You know, it’s come to my attention that a lot of sci-fi just don’t really understand the usage of energy. Take the Space Conflicts series, which has people jetting across the galaxy in a flash using space crafts. However, the most egregious sin of scientific abandonment has to be the Light-Swords, so named because they’re swords that are not particular heavy, but also because they’re made of laser light. They can cut through anything, and yet the energy requirements seem to be almost nothing, which we’re just supposed to accept. You don’t need to plug them in to recharge them or anything.
Right here and now in Melbourne, commercial energy storage is able to hold enough power to run lights are night and the likes in order to reduce power bills. By sci-fi standards, that’s not very much. Now, by normal Earth standards that’s massive. Energy storage has to be pretty good, what with all the push for green power and industrial solar systems taking over, but it makes you wonder what they had to go through in the Space Conflicts series to achieve such a thing. Were there mass protests whenever the Light-Sword was invented? Were the carriers treated like people who ignore water restrictions and just put on their sprinklers anyway?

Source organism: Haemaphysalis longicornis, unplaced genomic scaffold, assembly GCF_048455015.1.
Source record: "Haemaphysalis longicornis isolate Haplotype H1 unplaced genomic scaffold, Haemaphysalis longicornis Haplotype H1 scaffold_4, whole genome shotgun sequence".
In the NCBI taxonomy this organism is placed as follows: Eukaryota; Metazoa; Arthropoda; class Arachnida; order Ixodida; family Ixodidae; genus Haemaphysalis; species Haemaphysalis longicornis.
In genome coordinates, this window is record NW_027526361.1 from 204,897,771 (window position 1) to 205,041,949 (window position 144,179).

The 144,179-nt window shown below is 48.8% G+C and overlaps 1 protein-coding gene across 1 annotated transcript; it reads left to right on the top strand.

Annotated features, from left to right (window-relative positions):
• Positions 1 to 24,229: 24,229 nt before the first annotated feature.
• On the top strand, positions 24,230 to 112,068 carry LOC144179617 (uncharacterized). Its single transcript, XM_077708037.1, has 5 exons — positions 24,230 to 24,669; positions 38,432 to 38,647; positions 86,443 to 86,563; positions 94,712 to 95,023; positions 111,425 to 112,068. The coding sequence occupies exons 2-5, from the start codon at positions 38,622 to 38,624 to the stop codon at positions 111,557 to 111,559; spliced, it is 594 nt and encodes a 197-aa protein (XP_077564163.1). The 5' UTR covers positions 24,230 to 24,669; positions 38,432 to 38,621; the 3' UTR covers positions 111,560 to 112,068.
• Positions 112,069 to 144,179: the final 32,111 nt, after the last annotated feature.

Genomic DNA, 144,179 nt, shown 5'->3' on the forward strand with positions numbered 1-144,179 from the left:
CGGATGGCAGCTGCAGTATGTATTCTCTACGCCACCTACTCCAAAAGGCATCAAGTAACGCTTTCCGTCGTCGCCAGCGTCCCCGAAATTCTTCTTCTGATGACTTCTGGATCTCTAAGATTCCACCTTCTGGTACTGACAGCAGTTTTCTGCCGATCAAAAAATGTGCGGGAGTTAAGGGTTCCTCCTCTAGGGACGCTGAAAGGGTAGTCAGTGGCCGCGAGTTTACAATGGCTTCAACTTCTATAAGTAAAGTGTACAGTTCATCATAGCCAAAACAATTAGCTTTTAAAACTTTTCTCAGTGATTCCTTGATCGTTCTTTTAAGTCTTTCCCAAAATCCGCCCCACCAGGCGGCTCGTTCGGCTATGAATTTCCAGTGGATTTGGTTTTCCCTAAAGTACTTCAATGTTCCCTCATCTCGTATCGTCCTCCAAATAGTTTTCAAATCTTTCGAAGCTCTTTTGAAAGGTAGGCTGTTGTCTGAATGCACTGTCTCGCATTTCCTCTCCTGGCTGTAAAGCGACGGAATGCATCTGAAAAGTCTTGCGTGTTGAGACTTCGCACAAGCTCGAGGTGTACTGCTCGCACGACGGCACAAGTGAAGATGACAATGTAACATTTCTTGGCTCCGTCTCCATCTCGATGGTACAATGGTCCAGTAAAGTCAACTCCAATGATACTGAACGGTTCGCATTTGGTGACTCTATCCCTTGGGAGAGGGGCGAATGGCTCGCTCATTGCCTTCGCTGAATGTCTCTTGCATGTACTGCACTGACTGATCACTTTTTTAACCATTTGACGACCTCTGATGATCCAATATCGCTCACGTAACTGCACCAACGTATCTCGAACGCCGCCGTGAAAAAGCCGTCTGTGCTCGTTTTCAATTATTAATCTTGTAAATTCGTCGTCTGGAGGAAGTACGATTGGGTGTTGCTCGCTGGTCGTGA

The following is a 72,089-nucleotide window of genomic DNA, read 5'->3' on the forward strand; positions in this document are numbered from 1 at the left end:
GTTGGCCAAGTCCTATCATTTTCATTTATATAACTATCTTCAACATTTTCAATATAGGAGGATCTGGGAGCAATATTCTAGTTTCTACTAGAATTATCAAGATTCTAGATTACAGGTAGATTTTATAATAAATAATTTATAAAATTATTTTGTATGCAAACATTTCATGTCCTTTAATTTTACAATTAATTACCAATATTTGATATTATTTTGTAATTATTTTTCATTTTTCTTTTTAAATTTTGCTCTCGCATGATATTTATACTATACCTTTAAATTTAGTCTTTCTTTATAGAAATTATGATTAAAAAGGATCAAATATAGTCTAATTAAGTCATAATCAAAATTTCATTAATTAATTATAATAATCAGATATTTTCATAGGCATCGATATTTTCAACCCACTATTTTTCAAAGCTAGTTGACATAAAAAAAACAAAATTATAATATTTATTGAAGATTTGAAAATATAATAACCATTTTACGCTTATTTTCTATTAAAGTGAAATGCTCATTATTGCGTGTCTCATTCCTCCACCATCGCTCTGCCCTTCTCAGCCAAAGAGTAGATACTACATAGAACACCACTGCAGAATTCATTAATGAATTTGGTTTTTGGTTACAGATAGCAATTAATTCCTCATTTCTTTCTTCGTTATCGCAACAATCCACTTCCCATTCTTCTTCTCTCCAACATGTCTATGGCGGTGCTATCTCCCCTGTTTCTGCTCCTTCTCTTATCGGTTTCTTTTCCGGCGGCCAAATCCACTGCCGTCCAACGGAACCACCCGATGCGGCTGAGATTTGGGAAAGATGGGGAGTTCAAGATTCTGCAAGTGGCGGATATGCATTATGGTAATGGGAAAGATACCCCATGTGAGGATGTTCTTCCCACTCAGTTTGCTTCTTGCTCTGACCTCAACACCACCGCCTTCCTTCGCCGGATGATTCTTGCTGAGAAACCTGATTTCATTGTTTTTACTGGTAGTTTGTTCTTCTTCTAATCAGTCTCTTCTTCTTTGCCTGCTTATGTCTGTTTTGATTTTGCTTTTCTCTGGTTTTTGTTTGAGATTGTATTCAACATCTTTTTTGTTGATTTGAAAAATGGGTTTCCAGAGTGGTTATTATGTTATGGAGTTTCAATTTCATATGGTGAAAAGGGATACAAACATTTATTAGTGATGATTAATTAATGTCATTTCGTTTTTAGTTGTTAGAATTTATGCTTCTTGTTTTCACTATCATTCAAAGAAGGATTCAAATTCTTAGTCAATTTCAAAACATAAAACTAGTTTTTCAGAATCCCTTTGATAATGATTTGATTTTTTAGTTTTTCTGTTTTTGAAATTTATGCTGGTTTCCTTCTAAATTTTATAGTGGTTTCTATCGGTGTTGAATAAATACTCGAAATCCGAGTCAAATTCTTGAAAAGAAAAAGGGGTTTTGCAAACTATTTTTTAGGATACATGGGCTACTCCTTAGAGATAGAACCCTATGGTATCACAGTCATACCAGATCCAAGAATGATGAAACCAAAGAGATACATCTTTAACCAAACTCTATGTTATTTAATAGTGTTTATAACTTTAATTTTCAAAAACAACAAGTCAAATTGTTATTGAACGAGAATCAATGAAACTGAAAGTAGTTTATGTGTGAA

And that’s not even going into the colossal power requirements needing to be miniaturised for such a thing to function at all. You’d have to take an entire real-world power grid covering miles of land and shove it into a small tube. I just don’t even know if that’s possible, even with space magic involved.
I shouldn’t be bothered by this stuff, and I’m sure if I got the mic at a convention and asked the creators, they’d have an answer. Maybe commercial solar systems have advanced to a degree that simply flying by a star charges your device for years. I don’t think energy storage can be that efficient, but eh. Factor in the magical power of the all-powerful Push, and maybe it could work.